Linux - NewbieThis Linux forum is for members that are new to Linux.
Just starting out and have a question?
If it is not in the man pages or the how-to's this is the place!
Welcome to LinuxQuestions.org, a friendly and active Linux Community.
You are currently viewing LQ as a guest. By joining our community you will have the ability to post topics, receive our newsletter, use the advanced search, subscribe to threads and access many other special features. Registration is quick, simple and absolutely free. Join our community today!
Note that registered members see fewer ads, and ContentLink is completely disabled once you log in.
If you have any problems with the registration process or your account login, please contact us. If you need to reset your password, click here.
Having a problem logging in? Please visit this page to clear all LQ-related cookies.
Introduction to Linux - A Hands on Guide
This guide was created as an overview of the Linux Operating System, geared toward new users as an exploration tour and getting started guide, with exercises at the end of each chapter.
For more advanced trainees it can be a desktop reference, and a collection of the base knowledge needed to proceed with system and network administration. This book contains many real life examples derived from the author's experience as a Linux system and network administrator, trainer and consultant. They hope these examples will help you to get a better understanding of the Linux system and that you feel encouraged to try out things on your own.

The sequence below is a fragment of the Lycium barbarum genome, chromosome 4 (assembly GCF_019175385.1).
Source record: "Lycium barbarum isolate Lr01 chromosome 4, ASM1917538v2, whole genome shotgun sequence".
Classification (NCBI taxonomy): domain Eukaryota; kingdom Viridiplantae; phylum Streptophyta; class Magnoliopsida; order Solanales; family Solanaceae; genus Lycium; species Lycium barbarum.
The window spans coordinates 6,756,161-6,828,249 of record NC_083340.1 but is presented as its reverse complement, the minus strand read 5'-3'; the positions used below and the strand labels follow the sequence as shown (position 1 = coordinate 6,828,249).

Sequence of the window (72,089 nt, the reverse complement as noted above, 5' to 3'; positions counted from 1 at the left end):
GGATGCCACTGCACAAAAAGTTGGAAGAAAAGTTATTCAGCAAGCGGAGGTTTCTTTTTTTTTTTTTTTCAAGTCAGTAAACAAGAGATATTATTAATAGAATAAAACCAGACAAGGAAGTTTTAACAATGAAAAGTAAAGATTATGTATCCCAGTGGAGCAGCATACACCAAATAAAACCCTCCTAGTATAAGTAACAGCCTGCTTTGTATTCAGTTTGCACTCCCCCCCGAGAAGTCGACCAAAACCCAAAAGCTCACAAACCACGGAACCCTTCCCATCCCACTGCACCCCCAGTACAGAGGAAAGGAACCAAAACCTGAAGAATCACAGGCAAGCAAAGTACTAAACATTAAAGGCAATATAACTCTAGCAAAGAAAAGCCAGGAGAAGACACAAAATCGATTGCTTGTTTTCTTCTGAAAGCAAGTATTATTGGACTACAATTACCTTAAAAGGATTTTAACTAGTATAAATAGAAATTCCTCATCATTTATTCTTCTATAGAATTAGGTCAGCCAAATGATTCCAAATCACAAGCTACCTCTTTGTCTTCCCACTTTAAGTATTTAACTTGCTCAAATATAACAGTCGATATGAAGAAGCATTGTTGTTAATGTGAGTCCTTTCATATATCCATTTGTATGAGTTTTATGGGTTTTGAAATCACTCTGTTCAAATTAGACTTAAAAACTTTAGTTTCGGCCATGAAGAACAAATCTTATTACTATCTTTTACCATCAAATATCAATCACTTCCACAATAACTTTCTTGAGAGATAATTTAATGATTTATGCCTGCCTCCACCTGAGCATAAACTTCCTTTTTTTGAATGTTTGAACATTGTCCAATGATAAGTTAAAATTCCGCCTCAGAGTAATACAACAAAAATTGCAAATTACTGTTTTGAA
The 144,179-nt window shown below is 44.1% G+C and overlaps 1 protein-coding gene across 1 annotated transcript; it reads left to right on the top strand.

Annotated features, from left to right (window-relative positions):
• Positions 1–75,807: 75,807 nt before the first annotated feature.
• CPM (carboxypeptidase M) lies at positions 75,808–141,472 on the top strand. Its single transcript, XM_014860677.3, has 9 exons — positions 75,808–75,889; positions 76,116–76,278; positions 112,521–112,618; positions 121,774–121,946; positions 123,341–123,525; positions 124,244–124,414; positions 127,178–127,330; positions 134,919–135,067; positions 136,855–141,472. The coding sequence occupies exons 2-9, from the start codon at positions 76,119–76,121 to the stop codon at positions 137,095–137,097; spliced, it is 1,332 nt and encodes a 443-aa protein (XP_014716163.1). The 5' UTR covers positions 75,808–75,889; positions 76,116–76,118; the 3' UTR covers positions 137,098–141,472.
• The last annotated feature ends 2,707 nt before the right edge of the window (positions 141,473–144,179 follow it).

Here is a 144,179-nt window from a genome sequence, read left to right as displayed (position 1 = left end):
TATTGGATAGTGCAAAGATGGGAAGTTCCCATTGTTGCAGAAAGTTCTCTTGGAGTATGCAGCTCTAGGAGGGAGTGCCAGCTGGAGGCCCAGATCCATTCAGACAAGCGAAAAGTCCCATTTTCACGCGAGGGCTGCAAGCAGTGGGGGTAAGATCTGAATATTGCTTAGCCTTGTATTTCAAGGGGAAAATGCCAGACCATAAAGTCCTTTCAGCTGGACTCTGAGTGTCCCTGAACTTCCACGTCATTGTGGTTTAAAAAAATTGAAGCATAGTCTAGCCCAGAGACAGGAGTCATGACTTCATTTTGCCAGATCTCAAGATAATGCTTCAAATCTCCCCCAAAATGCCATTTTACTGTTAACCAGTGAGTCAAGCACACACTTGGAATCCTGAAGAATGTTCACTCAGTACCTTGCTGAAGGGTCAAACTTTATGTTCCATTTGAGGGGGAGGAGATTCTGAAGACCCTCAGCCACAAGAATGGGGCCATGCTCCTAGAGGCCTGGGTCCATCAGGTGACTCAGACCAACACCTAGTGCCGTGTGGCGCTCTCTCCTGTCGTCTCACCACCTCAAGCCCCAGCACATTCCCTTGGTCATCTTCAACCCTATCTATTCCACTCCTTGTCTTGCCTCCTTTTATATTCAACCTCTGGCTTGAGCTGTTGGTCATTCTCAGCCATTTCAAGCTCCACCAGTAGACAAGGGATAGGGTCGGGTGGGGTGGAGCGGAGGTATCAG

Click Here to receive this Complete Guide absolutely free.
File systems are a matter of taste - usually, ReiserFS is good for performance with many small files.
Root is at /
Home is at /home
- and I am pretty sure that if you create a swap partition, the system will suggest a mount point automagically.
The Linux file structure is described here.
1) Swap doesn't need a mount point, root is / and home is /home.
Format swap as Linux Swap, and the rest as whatever you happen to like - Reiser's popular enough
2) Mount points are directories where the partition gets mounted. There are various reasons you might want them to be separate partitions instead of living on root. If you have several distros, for instance, having /home as a partition means you can mount it in both distro & access all your files from either distro.
3) If you don't know, then there probably isn't any. If you don't have a specific reason to create a partition, don't bother, IMHO.
4) Perfectly normal, it's a rounding thing.
Don't get too worried about partitioning. A root, home, and swap partition will be fine for most users.
One thing to consider is, don't feel you have to partition up the whole disc - I still have about 40GB of unformatted, unpartitioned disc space on my machine, simply because I've no need for that space. If I suddenly decide I need a new partition, then I can easily add one, no need to mess around with resizing.